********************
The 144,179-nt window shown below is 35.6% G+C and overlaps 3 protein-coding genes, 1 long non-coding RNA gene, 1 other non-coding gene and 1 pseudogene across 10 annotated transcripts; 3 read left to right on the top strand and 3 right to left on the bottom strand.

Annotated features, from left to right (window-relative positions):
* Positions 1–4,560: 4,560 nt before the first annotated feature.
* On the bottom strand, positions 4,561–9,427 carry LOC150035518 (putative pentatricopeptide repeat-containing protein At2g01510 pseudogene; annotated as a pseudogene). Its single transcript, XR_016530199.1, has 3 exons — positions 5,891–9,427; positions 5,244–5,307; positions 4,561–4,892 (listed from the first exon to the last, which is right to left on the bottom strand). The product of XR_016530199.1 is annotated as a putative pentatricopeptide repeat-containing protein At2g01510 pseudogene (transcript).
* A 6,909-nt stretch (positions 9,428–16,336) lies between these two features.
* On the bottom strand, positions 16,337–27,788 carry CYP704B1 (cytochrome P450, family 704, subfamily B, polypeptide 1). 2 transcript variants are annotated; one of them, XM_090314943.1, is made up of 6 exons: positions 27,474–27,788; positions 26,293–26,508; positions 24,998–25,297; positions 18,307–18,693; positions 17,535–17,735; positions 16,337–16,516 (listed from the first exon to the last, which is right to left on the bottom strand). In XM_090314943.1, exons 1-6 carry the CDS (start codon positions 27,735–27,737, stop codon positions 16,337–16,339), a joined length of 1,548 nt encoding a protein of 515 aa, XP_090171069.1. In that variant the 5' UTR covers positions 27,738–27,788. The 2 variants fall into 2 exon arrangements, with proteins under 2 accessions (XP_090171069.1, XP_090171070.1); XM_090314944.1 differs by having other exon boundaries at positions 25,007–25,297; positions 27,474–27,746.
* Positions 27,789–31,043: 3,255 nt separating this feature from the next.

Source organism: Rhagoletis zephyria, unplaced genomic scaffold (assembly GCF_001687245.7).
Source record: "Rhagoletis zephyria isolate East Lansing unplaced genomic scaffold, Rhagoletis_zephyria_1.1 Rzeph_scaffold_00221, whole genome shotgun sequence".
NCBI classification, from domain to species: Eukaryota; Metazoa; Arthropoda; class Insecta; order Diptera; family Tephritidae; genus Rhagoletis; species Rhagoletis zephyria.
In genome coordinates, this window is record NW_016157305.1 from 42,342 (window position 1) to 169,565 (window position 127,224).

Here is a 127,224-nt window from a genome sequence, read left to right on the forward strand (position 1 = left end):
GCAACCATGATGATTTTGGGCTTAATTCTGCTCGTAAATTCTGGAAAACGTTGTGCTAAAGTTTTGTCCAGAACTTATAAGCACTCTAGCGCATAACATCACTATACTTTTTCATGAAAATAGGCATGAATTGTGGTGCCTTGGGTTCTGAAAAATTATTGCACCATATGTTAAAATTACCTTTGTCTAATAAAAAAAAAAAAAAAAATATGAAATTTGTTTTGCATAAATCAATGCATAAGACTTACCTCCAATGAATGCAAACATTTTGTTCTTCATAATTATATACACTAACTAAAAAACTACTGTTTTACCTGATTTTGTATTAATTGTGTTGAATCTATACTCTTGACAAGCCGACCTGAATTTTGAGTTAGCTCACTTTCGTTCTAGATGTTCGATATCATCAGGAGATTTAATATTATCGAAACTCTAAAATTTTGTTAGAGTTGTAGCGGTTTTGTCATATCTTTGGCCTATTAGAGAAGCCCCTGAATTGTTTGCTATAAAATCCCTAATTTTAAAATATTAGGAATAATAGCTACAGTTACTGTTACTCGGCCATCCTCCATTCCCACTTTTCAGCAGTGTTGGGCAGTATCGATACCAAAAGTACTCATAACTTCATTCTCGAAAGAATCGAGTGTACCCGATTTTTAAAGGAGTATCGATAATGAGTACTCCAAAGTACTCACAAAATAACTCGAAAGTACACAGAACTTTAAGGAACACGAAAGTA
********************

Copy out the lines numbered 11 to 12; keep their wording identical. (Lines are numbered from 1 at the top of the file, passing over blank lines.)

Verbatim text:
In genome coordinates, this window is record NW_016157305.1 from 42,342 (window position 1) to 169,565 (window position 127,224).

Here is a 127,224-nt window from a genome sequence, read left to right on the forward strand (position 1 = left end):